It’s for this reason that art games can be dismissed as things that do not elicit any sense of ‘fun’ or ‘sport’, as few are often permeated with an obvious point of emotional reaction. The Stanley Parable for instance, highlights the monotony of its gameplay through its deadpan narrative, and restricted agency. This doesn’t make it a bad game even in the slightest definition, but it does make it different. At first glance The Stanley Parable could be described as a first-person puzzle game, one not too dissimilar to Portal. It is, however, its own separate entity, with a blurry definition that struggles to come up with its own term. Yes, the game can be very funny, but could it be defined as a ‘comedic game’? Perhaps not. After all, it can become very dark without a moments hesitation. It’s a rather schizophrenic experience that changes throughout the player’s progression.
The Stanley Parable is an experiment in social behaviour and interaction. It’s an art game with one core concept that drives the rest of the experience; how should you respond to authority? It clearly takes much of its influence from the infamous Milgram Experiment back in the 60s, yet by using this one simple concept, a new experiential form of interaction has been created. I would argue that The Stanley Parable shares many similarities with visual novels; the narrative develops based on the choices that Stanley makes at fixed points of the story, leaving multiple endings that can be revisited on later playthroughs. Of course, The Stanley Parable isn’t a visual novel –not by the standards of preconceived genres anyway.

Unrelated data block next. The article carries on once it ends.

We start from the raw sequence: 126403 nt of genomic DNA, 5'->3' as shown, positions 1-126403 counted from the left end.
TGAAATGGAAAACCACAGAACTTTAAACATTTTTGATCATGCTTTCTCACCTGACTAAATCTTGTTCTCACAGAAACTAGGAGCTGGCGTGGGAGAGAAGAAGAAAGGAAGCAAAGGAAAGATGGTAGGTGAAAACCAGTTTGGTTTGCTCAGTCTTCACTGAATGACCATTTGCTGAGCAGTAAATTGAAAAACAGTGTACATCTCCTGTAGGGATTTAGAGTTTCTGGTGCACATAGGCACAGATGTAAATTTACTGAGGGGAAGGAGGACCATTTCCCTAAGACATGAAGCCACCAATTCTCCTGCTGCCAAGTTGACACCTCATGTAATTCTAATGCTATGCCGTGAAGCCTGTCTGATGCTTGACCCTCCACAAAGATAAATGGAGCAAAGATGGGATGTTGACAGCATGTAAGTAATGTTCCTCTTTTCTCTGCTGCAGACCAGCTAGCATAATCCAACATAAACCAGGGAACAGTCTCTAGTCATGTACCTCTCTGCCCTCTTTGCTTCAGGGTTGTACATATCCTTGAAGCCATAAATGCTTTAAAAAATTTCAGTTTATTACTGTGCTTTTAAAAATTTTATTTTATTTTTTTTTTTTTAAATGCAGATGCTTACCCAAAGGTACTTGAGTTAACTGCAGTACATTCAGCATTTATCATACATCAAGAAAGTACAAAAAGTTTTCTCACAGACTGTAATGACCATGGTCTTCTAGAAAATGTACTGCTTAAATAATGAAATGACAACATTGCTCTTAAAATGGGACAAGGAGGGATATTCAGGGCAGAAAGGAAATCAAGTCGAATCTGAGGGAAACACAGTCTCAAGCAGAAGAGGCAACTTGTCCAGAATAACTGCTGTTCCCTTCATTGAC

As video-games as a medium further develop, new ideas and concepts are being executed that challenge presuppositions and biases that we ourselves assert. The standard tropes that define what a film or piece of literature can/should be cannot be applied to video-games in the same way, and they should be treated with this in mind. Video-games are still a relatively new platform for creativity, and the theories that may have applied to the definition of a video-game twenty years ago may not be applicable in today’s creative landscape, as new ideas are constantly emerging.
There are design elements now that didn’t exist ten years ago and now they are staples of the video-game format. When Halo introduced regenerative health into first person shooters, it became the norm. Now when a game doesn’t have regenerative health it feels like an inspired design choice that refutes the ‘cliché that has been in place for over a decade.
Video-games are changing constantly to their environment. As the technology develops, so to does the ability to experiment with new ideas and ways of interaction. Just because a game is not fun or sport, does not mean that it is not something of value. Creating new concepts, testing boundaries and challenging what’s possible is part of the development process that has given birth to the genre-defining titles that we know and love today, and will be part of what makes the genre-defining games of the future.
Maybe it isn’t the term ‘video-game’ that needs to be redefined, but our ideas of what video-games have the potential to be.